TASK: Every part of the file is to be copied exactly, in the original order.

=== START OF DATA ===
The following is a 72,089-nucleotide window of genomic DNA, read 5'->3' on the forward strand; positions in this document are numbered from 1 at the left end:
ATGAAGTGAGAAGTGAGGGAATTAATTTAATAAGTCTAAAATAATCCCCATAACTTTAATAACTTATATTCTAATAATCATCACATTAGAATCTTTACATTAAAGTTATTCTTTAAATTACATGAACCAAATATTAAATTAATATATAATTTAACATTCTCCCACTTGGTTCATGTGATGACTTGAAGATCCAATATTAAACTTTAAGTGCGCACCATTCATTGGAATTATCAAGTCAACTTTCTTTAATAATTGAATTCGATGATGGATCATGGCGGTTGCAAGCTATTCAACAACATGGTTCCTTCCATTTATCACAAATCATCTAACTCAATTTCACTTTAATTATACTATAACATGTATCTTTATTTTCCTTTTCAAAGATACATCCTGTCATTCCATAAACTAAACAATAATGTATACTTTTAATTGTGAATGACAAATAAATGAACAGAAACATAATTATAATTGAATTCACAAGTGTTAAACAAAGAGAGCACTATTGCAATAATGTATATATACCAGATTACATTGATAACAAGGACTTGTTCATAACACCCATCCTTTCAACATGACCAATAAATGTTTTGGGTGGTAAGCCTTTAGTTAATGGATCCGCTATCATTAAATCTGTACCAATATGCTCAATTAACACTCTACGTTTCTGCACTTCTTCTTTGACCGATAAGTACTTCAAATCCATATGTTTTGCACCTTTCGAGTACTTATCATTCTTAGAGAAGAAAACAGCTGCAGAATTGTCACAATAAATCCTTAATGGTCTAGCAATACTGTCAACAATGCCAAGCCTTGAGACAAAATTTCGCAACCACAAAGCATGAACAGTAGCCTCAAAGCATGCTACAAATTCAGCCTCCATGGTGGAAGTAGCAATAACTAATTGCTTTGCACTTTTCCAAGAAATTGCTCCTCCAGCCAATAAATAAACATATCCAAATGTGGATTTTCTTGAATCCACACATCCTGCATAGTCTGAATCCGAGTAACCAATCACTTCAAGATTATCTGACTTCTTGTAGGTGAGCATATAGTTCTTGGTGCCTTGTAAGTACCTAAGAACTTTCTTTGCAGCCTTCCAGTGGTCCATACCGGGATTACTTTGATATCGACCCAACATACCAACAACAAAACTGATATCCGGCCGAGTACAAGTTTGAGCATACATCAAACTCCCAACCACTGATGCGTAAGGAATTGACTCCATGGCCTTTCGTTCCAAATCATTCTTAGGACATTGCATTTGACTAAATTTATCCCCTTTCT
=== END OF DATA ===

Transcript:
The following is a 72,089-nucleotide window of genomic DNA, read 5'->3' on the forward strand; positions in this document are numbered from 1 at the left end:
ATGAAGTGAGAAGTGAGGGAATTAATTTAATAAGTCTAAAATAATCCCCATAACTTTAATAACTTATATTCTAATAATCATCACATTAGAATCTTTACATTAAAGTTATTCTTTAAATTACATGAACCAAATATTAAATTAATATATAATTTAACATTCTCCCACTTGGTTCATGTGATGACTTGAAGATCCAATATTAAACTTTAAGTGCGCACCATTCATTGGAATTATCAAGTCAACTTTCTTTAATAATTGAATTCGATGATGGATCATGGCGGTTGCAAGCTATTCAACAACATGGTTCCTTCCATTTATCACAAATCATCTAACTCAATTTCACTTTAATTATACTATAACATGTATCTTTATTTTCCTTTTCAAAGATACATCCTGTCATTCCATAAACTAAACAATAATGTATACTTTTAATTGTGAATGACAAATAAATGAACAGAAACATAATTATAATTGAATTCACAAGTGTTAAACAAAGAGAGCACTATTGCAATAATGTATATATACCAGATTACATTGATAACAAGGACTTGTTCATAACACCCATCCTTTCAACATGACCAATAAATGTTTTGGGTGGTAAGCCTTTAGTTAATGGATCCGCTATCATTAAATCTGTACCAATATGCTCAATTAACACTCTACGTTTCTGCACTTCTTCTTTGACCGATAAGTACTTCAAATCCATATGTTTTGCACCTTTCGAGTACTTATCATTCTTAGAGAAGAAAACAGCTGCAGAATTGTCACAATAAATCCTTAATGGTCTAGCAATACTGTCAACAATGCCAAGCCTTGAGACAAAATTTCGCAACCACAAAGCATGAACAGTAGCCTCAAAGCATGCTACAAATTCAGCCTCCATGGTGGAAGTAGCAATAACTAATTGCTTTGCACTTTTCCAAGAAATTGCTCCTCCAGCCAATAAATAAACATATCCAAATGTGGATTTTCTTGAATCCACACATCCTGCATAGTCTGAATCCGAGTAACCAATCACTTCAAGATTATCTGACTTCTTGTAGGTGAGCATATAGTTCTTGGTGCCTTGTAAGTACCTAAGAACTTTCTTTGCAGCCTTCCAGTGGTCCATACCGGGATTACTTTGATATCGACCCAACATACCAACAACAAAACTGATATCCGGCCGAGTACAAGTTTGAGCATACATCAAACTCCCAACCACTGATGCGTAAGGAATTGACTCCATGGCCTTTCGTTCCAAATCATTCTTAGGACATTGCATTTGACTAAATTTATCCCCTTTCT